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Maybe it is her spots-she is the unique cow in the herd of mostly black angus.  Somehow the spots fit her well, individualist bovine that she is!

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Bunk Feeding with Vertical Mixer Wagon

IMG_6847 IMG_6869 One of the joys in the life of a farmer is getting a big project completed. My farmer hubby has been dreaming, planning and researching this bunk feeding project for months. While I surfed facebook in the evenings, he was browsing the web looking at other farmers’ ideas and equipment, trying to figure out what he wanted, was economically feasible and would work best for his situation. We have approximated 150 plus brood cows plus young stock. For years we have been using round bales feeders  but the cows make a terrible, muddy mess around the  feeders in the winter which means there is hay that gets wasted.  Gene felt he needed to have a something different before this winter. Finally the pieces began to fall together and this weekend he completed the bunk and it was ready to use.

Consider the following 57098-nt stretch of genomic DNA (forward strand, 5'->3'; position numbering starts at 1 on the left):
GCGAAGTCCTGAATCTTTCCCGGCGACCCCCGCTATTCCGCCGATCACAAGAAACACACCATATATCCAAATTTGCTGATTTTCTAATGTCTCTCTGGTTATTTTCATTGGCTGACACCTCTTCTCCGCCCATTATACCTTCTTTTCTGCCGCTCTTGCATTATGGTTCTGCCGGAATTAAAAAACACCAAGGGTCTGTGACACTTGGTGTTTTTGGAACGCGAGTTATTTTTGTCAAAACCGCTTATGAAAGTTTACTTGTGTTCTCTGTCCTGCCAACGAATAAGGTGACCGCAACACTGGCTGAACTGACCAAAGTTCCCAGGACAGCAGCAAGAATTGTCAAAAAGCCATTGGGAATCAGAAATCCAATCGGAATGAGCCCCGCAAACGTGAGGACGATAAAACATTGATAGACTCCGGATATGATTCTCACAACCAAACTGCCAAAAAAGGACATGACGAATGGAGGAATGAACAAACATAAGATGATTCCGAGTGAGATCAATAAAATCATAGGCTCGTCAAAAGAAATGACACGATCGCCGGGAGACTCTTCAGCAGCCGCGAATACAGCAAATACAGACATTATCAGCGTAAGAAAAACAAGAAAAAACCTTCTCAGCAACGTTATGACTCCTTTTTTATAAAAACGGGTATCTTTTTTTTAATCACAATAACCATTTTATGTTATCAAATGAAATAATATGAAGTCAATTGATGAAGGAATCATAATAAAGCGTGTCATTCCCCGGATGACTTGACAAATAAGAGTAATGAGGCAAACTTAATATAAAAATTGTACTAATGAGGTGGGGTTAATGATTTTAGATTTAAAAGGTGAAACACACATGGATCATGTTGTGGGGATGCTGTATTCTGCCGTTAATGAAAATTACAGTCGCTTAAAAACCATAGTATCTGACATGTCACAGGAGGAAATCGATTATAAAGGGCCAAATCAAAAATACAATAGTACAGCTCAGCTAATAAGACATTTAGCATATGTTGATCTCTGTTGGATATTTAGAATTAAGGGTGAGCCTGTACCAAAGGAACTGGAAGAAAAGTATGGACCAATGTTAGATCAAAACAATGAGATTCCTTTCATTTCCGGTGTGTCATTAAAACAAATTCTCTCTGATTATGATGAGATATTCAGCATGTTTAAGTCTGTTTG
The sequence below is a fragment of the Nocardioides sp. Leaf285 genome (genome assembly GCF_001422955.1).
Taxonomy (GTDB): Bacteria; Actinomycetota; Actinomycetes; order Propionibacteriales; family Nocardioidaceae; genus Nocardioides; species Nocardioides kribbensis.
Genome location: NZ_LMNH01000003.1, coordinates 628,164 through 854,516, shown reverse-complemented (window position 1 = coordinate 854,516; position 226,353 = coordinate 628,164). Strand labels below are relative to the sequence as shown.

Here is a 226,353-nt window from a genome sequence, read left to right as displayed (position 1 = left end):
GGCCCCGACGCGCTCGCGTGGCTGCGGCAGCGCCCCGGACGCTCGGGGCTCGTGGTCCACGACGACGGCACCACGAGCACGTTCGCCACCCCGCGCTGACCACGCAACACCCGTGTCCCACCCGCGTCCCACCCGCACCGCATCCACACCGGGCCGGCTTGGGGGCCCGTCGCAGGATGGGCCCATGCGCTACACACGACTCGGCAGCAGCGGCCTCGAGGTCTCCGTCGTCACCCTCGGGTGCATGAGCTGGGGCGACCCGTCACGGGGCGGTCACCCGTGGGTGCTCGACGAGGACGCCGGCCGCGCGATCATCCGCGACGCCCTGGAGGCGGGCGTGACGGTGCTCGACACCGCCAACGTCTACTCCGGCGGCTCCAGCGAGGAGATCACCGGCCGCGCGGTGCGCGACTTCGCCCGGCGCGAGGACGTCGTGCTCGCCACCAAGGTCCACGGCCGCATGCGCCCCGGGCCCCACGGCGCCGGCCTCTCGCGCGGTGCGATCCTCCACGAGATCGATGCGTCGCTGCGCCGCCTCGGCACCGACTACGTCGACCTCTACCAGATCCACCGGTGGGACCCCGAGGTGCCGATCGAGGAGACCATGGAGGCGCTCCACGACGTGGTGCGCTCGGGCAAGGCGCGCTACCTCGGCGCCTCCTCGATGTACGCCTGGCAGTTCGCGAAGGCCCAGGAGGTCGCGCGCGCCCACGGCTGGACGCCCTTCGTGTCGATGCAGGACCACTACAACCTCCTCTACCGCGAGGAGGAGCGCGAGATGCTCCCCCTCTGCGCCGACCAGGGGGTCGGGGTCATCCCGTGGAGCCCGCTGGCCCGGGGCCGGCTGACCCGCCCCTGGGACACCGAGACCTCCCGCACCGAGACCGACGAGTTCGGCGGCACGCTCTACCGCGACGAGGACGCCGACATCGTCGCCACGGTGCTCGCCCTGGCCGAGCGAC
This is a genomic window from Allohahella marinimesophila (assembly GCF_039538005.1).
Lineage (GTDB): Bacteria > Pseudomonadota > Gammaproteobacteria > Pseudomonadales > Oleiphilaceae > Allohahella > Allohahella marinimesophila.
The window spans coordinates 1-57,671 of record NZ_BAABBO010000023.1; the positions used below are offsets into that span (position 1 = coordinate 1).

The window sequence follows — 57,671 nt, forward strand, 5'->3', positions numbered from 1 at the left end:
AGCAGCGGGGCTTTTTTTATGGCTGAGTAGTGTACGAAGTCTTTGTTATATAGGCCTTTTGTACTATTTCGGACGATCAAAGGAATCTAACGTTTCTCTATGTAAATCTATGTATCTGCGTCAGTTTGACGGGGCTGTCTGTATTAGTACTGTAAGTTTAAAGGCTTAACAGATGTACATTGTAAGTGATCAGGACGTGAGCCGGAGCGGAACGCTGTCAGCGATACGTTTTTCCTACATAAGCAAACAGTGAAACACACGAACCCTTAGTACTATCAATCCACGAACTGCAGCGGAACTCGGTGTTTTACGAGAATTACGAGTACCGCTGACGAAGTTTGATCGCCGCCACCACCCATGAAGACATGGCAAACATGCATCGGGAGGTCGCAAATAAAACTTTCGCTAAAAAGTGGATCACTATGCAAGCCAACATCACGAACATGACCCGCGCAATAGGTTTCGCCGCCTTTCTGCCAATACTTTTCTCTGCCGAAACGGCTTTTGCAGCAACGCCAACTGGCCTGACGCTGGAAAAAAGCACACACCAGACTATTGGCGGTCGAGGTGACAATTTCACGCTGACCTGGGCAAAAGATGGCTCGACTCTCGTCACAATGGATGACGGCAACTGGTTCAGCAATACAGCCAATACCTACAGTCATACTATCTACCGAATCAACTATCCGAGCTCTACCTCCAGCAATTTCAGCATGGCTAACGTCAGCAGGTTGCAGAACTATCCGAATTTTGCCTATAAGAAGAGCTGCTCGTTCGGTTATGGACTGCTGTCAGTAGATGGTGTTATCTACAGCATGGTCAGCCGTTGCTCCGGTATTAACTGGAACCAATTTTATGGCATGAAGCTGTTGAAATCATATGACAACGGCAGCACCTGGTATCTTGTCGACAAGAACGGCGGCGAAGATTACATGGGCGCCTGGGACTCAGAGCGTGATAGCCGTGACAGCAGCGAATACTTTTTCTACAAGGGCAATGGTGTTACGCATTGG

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I climbed up on that ladder and looked inside…..

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There were some serious looking blades inside the mixer.

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The mixer will grind and hold 2 round bales at a time.  It takes about 20 minutes to grind a load and he can grind on the go.

 

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The mixer grinds the round bale into small pieces and mixes it all together; the best with the not so best of the hay.

This keeps the cows from wasting hay-they eat it all and all the cows get to eat the same thing. The more timid cows who stand back and wait will get the same mix of hay as the more aggressive ones. They say you save about 30% doing it this way.  Last year he baled 1900 bales and this year he only got 1200.  He had to figure out a way to stretch the hay!

You can also mix feed supplements such as Purina Superlix, corn or other commodities such as brewers grain with the hay.

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At first the cows paid no attention. They were laying out by the hay rings waiting on their supper!